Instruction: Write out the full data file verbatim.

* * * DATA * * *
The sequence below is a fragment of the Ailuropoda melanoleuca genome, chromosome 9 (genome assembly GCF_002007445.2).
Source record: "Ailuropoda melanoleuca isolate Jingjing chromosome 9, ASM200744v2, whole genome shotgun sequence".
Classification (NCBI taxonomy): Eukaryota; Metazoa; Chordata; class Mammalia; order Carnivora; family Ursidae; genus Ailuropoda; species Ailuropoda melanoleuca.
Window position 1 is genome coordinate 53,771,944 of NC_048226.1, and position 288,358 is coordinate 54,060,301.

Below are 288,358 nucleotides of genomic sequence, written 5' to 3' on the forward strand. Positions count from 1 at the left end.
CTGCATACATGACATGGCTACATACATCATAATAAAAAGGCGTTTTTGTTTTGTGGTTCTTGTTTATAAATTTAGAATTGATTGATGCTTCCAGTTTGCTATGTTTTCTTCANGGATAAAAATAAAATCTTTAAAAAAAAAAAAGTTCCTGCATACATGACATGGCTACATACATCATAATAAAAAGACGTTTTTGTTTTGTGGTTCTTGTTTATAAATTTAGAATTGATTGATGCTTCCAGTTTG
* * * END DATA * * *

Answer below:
The sequence below is a fragment of the Ailuropoda melanoleuca genome, chromosome 9 (genome assembly GCF_002007445.2).
Source record: "Ailuropoda melanoleuca isolate Jingjing chromosome 9, ASM200744v2, whole genome shotgun sequence".
Classification (NCBI taxonomy): Eukaryota; Metazoa; Chordata; class Mammalia; order Carnivora; family Ursidae; genus Ailuropoda; species Ailuropoda melanoleuca.
Window position 1 is genome coordinate 53,771,944 of NC_048226.1, and position 288,358 is coordinate 54,060,301.

Below are 288,358 nucleotides of genomic sequence, written 5' to 3' on the forward strand. Positions count from 1 at the left end.
CTGCATACATGACATGGCTACATACATCATAATAAAAAGGCGTTTTTGTTTTGTGGTTCTTGTTTATAAATTTAGAATTGATTGATGCTTCCAGTTTGCTATGTTTTCTTCANGGATAAAAATAAAATCTTTAAAAAAAAAAAAGTTCCTGCATACATGACATGGCTACATACATCATAATAAAAAGACGTTTTTGTTTTGTGGTTCTTGTTTATAAATTTAGAATTGATTGATGCTTCCAGTTTG